Sunday, January 11, 2015

Heroic Fantasy, Sword & Sorcery, SFWA, and Short Stories

So one thing that has been really beneficial to my career as a writer has been developing my skills in both the novel and short fiction formats. I believe having experience in both leads to success in both venues, especially when one considers how digitized the book market is today. Short stories are in the middle of a resurgence thanks to digital publishing, allow both traditional and self-published authors to stretch their legs with a sprint instead of a marathon, and believe me, some really great things come out of cross-training.

However, it would be foolish to dismiss the difficulties that come with this new era in short fiction, and that can be none clearer than Science Fiction and Fantasy's largest representative organization for genre authors (if you leave out Romance,) the Science Fiction Writers of America. This is a good site for all genre fiction authors not writing exclusively in the Romance category, as you can get a sense of where the industry is, how to become SFWA-eligible by selling stories to their list of qualifying markets, or by taking part in a really well-run forum.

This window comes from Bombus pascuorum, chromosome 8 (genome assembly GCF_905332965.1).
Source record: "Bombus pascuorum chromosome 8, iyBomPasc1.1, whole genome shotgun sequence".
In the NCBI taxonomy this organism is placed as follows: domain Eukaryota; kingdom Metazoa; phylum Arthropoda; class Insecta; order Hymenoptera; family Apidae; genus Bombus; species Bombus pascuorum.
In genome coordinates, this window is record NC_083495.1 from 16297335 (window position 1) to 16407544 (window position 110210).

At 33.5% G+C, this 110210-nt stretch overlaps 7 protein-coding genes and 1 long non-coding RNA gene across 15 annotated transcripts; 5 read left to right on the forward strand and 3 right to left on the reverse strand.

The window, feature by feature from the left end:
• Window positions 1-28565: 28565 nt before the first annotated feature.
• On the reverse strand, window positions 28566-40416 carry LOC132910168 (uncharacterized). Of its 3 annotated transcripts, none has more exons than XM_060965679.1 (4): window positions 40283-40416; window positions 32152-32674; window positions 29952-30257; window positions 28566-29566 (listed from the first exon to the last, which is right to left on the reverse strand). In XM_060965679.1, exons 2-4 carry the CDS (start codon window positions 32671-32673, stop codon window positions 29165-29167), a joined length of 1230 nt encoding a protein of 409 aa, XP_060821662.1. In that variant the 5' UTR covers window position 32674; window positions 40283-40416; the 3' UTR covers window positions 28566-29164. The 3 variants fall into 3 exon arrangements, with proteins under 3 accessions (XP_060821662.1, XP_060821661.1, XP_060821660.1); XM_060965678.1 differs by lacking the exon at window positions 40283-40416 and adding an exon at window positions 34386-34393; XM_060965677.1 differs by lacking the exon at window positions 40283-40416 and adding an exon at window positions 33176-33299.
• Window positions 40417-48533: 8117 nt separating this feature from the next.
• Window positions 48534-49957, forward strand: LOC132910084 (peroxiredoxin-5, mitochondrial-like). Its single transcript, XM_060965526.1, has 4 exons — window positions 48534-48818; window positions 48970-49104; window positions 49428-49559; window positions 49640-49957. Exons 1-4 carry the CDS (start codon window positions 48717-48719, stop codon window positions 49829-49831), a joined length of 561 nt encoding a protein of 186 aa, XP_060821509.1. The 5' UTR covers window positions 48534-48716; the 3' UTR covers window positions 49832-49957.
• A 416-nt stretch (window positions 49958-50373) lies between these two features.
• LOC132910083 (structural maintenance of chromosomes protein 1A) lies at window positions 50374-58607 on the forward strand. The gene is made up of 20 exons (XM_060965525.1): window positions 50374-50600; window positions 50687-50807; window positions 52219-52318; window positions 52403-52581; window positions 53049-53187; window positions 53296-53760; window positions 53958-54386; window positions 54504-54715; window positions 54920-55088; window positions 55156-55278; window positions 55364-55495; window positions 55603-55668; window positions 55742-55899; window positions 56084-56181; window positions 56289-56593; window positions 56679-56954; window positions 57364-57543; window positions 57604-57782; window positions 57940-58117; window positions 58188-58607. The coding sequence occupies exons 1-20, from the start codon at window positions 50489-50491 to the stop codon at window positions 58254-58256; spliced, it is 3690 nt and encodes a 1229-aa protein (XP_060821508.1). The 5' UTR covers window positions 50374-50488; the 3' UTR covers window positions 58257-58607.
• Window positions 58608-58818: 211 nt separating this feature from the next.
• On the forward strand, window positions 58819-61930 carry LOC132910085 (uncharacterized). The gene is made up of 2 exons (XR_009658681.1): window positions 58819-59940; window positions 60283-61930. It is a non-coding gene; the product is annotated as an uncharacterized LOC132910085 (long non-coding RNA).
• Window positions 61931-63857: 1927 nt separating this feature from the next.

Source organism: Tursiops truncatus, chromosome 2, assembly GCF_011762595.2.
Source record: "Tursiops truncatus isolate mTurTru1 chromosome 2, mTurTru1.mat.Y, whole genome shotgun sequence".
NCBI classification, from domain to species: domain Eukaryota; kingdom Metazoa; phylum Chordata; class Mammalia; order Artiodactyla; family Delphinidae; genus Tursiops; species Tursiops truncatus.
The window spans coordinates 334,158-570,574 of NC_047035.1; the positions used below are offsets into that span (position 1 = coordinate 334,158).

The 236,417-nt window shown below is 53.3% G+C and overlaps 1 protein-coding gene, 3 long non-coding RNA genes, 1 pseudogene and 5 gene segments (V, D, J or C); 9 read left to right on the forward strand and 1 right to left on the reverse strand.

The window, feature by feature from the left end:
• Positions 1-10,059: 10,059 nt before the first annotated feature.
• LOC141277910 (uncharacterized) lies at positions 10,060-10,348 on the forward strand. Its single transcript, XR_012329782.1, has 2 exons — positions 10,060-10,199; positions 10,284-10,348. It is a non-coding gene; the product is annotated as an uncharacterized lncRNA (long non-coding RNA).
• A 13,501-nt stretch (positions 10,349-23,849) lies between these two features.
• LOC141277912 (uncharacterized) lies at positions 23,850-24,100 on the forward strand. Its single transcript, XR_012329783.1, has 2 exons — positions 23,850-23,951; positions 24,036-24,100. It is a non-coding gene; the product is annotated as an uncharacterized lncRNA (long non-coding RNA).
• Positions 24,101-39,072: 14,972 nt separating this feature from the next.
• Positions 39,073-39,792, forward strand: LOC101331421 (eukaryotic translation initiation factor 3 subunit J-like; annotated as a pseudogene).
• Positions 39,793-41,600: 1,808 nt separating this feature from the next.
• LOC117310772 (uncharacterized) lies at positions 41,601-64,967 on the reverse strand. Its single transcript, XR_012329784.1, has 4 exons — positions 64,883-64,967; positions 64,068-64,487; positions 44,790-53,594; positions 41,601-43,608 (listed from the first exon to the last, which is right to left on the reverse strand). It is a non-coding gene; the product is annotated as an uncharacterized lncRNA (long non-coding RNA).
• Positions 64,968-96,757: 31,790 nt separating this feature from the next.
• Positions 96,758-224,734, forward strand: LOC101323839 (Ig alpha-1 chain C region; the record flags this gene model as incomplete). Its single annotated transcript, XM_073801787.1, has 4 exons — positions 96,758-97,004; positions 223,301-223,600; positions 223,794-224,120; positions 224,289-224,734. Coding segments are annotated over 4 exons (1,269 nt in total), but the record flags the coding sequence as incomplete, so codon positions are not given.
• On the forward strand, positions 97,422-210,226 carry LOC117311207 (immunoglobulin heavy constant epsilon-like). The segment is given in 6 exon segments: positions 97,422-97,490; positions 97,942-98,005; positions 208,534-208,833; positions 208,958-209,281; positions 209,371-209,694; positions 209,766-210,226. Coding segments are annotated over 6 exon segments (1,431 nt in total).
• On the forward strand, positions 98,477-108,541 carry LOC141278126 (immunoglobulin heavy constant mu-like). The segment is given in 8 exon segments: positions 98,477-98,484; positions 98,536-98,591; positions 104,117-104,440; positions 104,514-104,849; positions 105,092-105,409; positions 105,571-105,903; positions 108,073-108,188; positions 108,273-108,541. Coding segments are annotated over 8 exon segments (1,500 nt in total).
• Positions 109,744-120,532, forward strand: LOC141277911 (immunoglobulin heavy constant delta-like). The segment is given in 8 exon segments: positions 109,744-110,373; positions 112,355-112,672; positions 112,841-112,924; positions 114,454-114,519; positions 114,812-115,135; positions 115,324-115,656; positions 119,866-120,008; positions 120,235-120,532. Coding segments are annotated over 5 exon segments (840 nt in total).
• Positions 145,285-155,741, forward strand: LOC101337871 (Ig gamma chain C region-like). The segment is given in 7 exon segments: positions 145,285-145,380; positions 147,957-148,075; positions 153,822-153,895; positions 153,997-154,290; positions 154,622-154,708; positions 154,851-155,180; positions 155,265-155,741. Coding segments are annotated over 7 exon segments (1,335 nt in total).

But for all the nice things I say about SFWA, there is a truth for me that somewhat dissuades me from ever worrying about getting SFWA certified through short stories.

Here is that truth: I write Heroic Fantasy and Sword & Sorcery, with the latter being the primary genre I write for short fiction. I dabble in some magical realism these days, but I haven't gotten to a point where I feel like I can go out there and sell. Yet.